Diane M. Nelson
(June 5, 1963-April 27, 2022)
We mourn the passing of Diane M. Nelson, a beloved teacher, friend and colleague of Duke's Cultural Anthropology Department for 21 years.
We celebrate her life, and her academic scholarship.
Diane Michele was born in Oxford, Ohio to Donald N. and Lois E. (Genn) Nelson. She was a bookworm, horse lover, poet, campfire girl, director of backyard plays, and outstanding soprano. She performed in the high school orchestra and show choir, starred as Daisy Mae in Li’l Abner, and was a member of the debate team and honor society.
In 1980, Diane began her lifelong relationship with Latin America as an AFS exchange student in Merida, Mexico. As a National Merit Scholar at Wellesley, she discovered her passion for cultural anthropology and met her mentor, Beatriz Manz, who inspired the research on Guatemala that Diane would pursue for over four decades.
Diane began researching conditions in post-civil war Guatemala in 1985, driven by her commitment to oppose militarization and US interference in Guatemala and to bear witness to the struggles of the Guatemalan people.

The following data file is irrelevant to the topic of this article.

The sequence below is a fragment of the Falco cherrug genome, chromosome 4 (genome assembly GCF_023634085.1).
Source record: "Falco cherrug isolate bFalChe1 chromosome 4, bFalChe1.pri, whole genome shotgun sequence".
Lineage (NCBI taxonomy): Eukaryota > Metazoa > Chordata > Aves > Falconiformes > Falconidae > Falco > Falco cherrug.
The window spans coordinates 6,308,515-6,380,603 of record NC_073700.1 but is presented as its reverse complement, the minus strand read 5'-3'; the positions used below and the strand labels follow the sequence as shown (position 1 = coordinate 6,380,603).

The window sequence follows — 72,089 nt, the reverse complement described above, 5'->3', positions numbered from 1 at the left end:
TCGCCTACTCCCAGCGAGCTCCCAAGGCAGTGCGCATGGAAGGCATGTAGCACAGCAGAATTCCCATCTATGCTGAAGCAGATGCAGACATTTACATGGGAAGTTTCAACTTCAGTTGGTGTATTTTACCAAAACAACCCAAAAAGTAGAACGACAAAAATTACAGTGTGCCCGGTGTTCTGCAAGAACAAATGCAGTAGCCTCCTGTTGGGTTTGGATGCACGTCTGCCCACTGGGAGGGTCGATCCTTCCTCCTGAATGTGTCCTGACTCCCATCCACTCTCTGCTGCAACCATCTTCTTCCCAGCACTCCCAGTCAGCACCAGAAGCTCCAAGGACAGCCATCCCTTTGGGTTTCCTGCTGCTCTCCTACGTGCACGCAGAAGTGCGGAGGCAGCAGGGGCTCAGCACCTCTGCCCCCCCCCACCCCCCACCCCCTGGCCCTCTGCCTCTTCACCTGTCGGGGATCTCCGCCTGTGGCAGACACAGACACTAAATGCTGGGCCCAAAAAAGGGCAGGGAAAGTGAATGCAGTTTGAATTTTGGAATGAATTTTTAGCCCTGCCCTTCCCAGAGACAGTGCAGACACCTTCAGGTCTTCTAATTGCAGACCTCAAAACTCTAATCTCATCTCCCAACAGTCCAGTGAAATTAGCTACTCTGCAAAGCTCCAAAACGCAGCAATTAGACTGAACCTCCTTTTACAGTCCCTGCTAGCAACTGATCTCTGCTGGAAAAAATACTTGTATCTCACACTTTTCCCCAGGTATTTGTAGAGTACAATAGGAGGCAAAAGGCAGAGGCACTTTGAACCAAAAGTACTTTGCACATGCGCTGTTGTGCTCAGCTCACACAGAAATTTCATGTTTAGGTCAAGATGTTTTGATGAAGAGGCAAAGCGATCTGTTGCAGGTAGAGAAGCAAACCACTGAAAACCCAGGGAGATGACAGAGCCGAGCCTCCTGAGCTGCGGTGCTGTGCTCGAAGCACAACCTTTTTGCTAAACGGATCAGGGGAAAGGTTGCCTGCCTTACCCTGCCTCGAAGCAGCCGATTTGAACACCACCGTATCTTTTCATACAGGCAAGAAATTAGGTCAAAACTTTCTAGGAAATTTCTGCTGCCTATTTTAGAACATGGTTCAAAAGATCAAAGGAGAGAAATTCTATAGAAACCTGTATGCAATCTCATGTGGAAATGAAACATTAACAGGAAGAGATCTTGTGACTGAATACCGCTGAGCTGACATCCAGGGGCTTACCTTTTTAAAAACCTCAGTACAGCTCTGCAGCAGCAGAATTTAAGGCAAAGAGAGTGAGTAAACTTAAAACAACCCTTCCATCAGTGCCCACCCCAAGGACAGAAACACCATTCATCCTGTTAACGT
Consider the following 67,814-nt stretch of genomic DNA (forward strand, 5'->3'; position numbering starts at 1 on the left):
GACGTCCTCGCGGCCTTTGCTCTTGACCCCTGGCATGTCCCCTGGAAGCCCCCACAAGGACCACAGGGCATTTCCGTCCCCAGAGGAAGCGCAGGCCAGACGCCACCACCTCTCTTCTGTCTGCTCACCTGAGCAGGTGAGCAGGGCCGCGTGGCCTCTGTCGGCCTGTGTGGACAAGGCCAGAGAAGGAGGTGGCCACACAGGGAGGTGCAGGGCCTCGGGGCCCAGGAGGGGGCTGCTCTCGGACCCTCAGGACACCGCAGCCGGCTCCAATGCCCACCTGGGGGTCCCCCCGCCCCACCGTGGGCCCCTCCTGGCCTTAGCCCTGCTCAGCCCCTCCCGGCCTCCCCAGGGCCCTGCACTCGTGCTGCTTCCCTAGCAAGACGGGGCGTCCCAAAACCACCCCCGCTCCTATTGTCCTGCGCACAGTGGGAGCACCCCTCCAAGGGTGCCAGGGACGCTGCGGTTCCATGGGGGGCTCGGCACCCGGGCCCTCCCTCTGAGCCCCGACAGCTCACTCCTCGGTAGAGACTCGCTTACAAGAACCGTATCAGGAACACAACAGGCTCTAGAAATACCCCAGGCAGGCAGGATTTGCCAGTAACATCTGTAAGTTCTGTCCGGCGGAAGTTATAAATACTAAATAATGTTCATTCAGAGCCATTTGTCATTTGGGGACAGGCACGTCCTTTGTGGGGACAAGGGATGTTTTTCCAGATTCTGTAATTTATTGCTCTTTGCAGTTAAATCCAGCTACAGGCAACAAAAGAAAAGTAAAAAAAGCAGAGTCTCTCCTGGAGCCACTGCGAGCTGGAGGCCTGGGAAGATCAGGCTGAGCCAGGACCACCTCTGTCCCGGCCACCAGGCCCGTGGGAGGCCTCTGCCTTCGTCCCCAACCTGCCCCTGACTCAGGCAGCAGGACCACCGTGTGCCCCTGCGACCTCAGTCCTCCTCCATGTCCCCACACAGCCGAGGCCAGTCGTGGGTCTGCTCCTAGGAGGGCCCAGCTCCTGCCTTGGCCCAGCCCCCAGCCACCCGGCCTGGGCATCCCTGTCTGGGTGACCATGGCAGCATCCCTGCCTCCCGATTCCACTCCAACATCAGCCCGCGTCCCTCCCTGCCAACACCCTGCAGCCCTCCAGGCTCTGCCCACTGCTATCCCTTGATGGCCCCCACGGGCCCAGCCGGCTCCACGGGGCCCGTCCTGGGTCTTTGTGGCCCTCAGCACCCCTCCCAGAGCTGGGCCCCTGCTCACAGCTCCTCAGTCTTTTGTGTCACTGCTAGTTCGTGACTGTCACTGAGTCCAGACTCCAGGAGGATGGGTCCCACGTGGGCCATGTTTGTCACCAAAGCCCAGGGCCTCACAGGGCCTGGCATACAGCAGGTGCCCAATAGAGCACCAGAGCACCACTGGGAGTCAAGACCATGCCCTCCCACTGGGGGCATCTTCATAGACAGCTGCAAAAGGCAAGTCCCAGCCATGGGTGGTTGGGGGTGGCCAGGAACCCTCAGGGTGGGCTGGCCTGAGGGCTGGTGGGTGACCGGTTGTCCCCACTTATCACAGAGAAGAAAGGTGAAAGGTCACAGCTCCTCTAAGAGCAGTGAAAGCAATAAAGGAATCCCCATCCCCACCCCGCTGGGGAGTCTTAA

Amidst her trips between Boston and Guatemala, Diane met Mark Driscoll, then a Boston musician and activist. Mark and Diane began the greatest love of their lives and a partnership that would last for 35 years.
As a Ph.D. student in anthropology at Stanford, she continued her focus on indigenous Guatemalan life-worlds and politics. Diane joined the anthropology faculty at Lewis and Clark in 1996. A life- changing inspiration to many students, she was named Oregon College Teacher of the Year in 1998. The following year, her brilliant first ethnography, A Finger in the Wound, was published. Diane moved to Duke in 2001; built a “glo-cal” community of activists, scholars, and students; and published many articles and two more ground-breaking books on Guatemala: Reckoning (2009) and Who Counts? (2015).
Always eclectic and multi-talented, Diane practiced yoga and earned a black belt in Tae Kwon Do. A longtime social justice activist in many movements, Diane fought for reproductive rights, supported Occupy, was arrested twice on Moral Mondays, and led the Red Rebels as part of Extinction Rebellion (XR).
Passionate about the environment, Diane loved keeping bees and playing outdoors, especially with her nephews, Ben and Lucas.
Her last project, Riparian Worlding: Mayan Life and Anti- Extractivism, focuses on political ecology, river ecosystems, and indigenous knowledge.
Diane received the cancer diagnosis with the exceptional grace and selflessness she brought to all of life. She gave us the gift of her beautiful smile until the end.
Diane is survived by her partner, Mark Driscoll; parents, Lois Nelson and Donald and Judith Nelson; sister, Erika Nelson (Steven Townsend); brothers, Brian Nelson (Natalia Vergara) and Philip Nelson (Kana Mizuguchi); sixteen nephews; and four nieces.